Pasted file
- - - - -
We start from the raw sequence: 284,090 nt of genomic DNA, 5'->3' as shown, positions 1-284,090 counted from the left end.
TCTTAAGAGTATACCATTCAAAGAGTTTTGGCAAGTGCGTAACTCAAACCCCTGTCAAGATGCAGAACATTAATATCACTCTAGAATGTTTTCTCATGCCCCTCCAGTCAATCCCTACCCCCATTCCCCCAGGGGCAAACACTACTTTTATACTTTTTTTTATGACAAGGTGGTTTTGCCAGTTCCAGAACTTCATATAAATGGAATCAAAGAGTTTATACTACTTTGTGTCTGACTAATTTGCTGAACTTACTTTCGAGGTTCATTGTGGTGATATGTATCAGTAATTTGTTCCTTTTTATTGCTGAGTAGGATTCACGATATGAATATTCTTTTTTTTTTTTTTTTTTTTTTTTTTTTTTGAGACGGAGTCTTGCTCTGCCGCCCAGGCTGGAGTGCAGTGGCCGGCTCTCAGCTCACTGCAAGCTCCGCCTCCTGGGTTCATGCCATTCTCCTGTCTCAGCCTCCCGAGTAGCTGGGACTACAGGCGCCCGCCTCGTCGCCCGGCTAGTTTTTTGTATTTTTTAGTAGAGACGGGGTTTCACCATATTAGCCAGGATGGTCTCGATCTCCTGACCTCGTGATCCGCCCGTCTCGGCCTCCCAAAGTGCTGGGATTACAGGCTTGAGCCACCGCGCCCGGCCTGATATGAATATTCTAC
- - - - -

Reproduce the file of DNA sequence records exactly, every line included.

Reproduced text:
We start from the raw sequence: 284,090 nt of genomic DNA, 5'->3' as shown, positions 1-284,090 counted from the left end.
TCTTAAGAGTATACCATTCAAAGAGTTTTGGCAAGTGCGTAACTCAAACCCCTGTCAAGATGCAGAACATTAATATCACTCTAGAATGTTTTCTCATGCCCCTCCAGTCAATCCCTACCCCCATTCCCCCAGGGGCAAACACTACTTTTATACTTTTTTTTATGACAAGGTGGTTTTGCCAGTTCCAGAACTTCATATAAATGGAATCAAAGAGTTTATACTACTTTGTGTCTGACTAATTTGCTGAACTTACTTTCGAGGTTCATTGTGGTGATATGTATCAGTAATTTGTTCCTTTTTATTGCTGAGTAGGATTCACGATATGAATATTCTTTTTTTTTTTTTTTTTTTTTTTTTTTTTTGAGACGGAGTCTTGCTCTGCCGCCCAGGCTGGAGTGCAGTGGCCGGCTCTCAGCTCACTGCAAGCTCCGCCTCCTGGGTTCATGCCATTCTCCTGTCTCAGCCTCCCGAGTAGCTGGGACTACAGGCGCCCGCCTCGTCGCCCGGCTAGTTTTTTGTATTTTTTAGTAGAGACGGGGTTTCACCATATTAGCCAGGATGGTCTCGATCTCCTGACCTCGTGATCCGCCCGTCTCGGCCTCCCAAAGTGCTGGGATTACAGGCTTGAGCCACCGCGCCCGGCCTGATATGAATATTCTAC